The Last Days on Mars

Planet of the Vamp... oh, whoops, it's The Last Days on Mars
Planet of the Vamp... oh, whoops, it's The Last Days on Mars
The Last Days on Mars
The Last Days on Mars

Director: Ruairi Robinson
Writers: Sydney J. Bounds (short story), Clive Dawson (screenplay)
Stars: Liev Schreiber, Elias Koteas, Romola Garai

I really wanted to like The Last Days on Mars. I really tried to like it. For one thing I’m a sucker for alien type films – I can enjoy the crappiest film if it includes an isolated group of bickering characters getting progressively chomped on by an ornery monster. And it has a great cast – a perfect cast for this kind of thing – a mixture of American and English character actors, most of whom you recognise without quite remembering their names. But… I don’t know. It’s not that The Last Days on Mars is bad, in all honesty it’s perfectly acceptable and made with some skill. I just think I expected more of it than being a more expensive, less imaginative remake of Planet of the Vampires.

A group of scientists are coming to the end of their term on Mars, wrapping up their work gathering samples and researching minerals. It’s a bad time, therefore, for Marko (Goran Kostic) to discover the fossilized evidence of bacterial life. While investigating further the ground collapses beneath him and he he falls into a cave, dying instantly. The bacteria, however, has some unforseen side effects: it causes anyone who suffers any kind of skin abrasion to turn into a crusty faced zombie, determined to infect anyone and everyone around them. Who will survive? And if they do, will escaping only serve to spread the infection further?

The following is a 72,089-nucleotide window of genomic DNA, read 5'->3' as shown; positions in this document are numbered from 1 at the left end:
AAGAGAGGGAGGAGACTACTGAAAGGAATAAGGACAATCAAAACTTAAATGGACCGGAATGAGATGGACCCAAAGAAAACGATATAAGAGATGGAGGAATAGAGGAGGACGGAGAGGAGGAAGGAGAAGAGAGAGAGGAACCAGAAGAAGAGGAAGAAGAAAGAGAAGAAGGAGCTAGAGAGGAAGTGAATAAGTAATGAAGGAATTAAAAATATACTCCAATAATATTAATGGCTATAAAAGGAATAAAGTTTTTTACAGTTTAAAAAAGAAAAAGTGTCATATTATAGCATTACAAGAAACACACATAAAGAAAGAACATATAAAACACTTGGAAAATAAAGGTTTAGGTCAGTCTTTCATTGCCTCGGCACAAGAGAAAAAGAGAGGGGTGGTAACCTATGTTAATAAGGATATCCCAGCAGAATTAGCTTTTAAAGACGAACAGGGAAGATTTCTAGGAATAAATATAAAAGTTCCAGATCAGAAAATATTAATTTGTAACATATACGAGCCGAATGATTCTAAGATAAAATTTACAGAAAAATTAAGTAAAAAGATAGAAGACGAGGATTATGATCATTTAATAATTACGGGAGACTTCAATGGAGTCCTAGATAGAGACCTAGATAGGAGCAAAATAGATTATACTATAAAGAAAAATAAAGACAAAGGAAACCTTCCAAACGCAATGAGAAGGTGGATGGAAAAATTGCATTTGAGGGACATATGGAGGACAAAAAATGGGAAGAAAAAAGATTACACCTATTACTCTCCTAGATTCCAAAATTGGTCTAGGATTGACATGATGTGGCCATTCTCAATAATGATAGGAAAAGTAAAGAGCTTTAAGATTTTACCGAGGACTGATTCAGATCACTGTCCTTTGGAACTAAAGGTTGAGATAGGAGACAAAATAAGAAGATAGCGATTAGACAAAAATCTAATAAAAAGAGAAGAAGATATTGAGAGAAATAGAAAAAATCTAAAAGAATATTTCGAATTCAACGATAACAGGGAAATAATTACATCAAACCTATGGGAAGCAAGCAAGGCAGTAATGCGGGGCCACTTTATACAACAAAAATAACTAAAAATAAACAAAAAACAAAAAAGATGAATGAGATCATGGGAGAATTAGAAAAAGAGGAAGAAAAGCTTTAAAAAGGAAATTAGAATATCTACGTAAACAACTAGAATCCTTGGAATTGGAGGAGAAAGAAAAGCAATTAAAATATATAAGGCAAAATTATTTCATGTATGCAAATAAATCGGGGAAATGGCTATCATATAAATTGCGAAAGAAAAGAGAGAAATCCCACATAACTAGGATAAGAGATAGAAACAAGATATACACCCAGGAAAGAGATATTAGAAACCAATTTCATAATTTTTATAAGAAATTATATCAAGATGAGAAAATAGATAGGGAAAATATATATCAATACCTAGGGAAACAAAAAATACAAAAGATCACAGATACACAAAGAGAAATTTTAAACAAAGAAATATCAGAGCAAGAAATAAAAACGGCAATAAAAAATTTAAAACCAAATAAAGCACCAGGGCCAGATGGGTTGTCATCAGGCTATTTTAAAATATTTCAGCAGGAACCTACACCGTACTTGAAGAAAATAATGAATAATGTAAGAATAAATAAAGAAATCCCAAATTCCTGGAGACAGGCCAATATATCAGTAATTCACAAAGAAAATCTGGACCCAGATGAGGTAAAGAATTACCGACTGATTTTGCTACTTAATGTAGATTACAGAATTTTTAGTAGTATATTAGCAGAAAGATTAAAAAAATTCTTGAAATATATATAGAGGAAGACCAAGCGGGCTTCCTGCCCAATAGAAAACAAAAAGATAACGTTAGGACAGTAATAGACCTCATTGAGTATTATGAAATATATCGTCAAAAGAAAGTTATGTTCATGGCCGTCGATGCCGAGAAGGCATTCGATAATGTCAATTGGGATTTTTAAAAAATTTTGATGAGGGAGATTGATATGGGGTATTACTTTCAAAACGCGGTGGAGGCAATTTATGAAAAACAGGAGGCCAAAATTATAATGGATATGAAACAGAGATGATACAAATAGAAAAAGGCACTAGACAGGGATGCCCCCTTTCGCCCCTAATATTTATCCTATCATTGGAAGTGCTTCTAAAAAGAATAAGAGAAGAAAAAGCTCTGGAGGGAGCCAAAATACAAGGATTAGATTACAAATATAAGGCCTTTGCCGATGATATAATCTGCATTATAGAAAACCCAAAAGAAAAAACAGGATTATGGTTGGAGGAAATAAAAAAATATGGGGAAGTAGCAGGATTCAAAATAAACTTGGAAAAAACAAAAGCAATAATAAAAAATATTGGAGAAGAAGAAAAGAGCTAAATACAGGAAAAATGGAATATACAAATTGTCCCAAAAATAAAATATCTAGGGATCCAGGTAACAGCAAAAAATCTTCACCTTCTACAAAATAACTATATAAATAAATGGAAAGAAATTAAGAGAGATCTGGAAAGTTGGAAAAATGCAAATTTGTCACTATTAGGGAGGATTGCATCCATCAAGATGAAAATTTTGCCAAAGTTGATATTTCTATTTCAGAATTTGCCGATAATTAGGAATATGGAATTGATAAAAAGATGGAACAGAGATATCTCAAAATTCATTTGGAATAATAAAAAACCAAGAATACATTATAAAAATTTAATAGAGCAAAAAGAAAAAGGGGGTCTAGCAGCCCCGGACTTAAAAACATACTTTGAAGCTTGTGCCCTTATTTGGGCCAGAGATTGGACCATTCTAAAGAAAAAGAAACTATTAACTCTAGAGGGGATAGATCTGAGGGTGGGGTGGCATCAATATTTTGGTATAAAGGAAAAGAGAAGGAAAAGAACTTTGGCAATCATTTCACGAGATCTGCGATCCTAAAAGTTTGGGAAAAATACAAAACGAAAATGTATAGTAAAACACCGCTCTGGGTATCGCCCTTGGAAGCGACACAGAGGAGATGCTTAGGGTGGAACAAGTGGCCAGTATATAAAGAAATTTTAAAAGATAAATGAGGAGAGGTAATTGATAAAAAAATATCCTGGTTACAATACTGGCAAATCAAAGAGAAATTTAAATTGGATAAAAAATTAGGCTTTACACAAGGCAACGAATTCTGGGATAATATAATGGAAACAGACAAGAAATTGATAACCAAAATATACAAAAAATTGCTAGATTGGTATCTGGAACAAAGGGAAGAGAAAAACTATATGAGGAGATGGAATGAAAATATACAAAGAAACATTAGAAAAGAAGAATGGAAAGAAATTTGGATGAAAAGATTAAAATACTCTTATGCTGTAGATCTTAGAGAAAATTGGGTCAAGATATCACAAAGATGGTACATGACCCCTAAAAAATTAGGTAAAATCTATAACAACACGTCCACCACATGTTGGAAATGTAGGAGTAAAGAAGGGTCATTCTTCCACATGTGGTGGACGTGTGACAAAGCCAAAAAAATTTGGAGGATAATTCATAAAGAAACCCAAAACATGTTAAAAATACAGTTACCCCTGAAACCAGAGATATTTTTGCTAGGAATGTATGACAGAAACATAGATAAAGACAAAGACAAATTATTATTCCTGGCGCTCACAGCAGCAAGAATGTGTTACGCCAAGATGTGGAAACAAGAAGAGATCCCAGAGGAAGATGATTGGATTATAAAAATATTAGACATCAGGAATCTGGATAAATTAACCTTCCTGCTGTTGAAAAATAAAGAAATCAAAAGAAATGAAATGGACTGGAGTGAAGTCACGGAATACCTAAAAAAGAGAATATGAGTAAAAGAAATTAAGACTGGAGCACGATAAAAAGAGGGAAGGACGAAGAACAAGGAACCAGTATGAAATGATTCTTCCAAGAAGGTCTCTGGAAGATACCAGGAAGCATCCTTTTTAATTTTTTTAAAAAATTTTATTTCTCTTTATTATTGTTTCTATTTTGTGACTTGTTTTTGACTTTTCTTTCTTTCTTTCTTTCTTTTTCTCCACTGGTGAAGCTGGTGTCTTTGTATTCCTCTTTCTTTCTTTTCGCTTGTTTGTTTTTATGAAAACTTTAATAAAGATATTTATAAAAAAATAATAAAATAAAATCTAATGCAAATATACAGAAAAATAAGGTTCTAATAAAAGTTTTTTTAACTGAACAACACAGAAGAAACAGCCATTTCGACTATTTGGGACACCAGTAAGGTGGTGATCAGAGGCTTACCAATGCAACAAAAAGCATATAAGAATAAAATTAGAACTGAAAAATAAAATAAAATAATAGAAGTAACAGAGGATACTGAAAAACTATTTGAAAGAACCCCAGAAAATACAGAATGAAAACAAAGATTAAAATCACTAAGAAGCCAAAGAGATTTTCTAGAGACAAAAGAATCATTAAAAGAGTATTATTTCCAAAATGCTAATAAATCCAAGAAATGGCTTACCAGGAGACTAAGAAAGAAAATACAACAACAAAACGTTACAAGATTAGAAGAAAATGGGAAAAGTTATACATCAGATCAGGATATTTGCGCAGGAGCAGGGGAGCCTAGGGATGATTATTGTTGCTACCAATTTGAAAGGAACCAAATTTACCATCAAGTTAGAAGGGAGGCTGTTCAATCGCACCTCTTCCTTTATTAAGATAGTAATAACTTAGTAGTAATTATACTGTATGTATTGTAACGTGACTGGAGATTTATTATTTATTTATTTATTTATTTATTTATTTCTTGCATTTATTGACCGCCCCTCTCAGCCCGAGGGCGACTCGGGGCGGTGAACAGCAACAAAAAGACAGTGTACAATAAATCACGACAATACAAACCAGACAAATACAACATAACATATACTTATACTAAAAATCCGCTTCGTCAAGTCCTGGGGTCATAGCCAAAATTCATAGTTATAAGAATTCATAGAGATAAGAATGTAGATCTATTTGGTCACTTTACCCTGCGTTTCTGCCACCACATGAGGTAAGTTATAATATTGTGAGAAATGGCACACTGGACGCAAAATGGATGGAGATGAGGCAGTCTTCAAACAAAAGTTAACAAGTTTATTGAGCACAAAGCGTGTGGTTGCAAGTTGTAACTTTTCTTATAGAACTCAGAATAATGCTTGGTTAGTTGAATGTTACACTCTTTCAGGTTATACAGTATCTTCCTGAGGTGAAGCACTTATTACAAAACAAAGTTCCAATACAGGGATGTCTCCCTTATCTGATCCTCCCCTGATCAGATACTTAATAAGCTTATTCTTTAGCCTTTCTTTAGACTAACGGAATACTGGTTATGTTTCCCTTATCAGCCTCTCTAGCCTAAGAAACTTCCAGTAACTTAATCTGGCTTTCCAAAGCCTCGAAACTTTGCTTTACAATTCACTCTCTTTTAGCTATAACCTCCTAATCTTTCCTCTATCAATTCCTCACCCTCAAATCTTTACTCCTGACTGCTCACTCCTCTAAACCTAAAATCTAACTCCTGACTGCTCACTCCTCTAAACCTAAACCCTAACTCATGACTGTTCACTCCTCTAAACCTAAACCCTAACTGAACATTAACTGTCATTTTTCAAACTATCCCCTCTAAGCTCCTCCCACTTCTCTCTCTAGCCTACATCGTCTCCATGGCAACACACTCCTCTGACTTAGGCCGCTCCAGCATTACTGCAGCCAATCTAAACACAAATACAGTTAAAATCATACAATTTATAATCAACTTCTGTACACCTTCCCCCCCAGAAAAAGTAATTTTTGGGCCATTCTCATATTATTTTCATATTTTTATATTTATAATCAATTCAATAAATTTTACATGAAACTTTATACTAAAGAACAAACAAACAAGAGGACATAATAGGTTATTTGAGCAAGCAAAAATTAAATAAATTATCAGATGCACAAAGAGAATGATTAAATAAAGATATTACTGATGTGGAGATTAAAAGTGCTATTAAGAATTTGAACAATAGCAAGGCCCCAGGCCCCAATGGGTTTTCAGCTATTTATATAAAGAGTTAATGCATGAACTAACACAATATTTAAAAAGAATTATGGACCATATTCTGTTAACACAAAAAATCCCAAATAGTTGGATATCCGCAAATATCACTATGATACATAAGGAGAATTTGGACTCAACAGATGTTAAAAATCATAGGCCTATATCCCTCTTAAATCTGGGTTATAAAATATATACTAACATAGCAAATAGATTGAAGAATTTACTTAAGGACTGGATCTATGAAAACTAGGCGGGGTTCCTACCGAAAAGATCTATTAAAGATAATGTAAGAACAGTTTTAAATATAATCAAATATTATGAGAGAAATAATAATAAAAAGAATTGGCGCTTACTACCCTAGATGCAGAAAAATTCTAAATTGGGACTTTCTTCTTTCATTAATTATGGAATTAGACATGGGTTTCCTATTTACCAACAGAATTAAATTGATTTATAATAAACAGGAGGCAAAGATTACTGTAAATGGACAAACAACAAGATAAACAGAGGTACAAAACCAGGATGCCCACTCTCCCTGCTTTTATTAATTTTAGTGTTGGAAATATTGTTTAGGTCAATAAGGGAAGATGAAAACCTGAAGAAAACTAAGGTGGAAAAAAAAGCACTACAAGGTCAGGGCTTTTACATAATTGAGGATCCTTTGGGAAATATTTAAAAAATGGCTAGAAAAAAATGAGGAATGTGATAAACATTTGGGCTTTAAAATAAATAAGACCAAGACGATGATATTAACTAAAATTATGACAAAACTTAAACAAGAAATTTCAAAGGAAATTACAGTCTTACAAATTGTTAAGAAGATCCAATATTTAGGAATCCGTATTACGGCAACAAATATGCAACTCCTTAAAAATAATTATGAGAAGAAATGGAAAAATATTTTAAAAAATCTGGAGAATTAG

Based on a short story by pulp novelist Sydney J. Bounds and adapted by Clive Dawson, this offers very little that’s new to the genre; in fact it plays very much like a science fiction version of The Bunker, the horror film which Dawson wrote back in 2001. In its favour, the characters are well – if briefly sketched – and the visuals are wonderful. But once the action kicks in it all becomes rather confused and strangely lacking in tension; there’s a lack of stillness acting as a contrast to the more frantic action. All of which means that it ends up being a decent it somewhat disappointing b-movie with aspirations.

About Matt Blake 889 Articles
The WildEye is a blog dedicated to the wild world of Italian cinema (and, ok, sometimes I digress into discussing films from other countries as well). Peplums, comedies, dramas, spaghetti westerns... they're all covered here.

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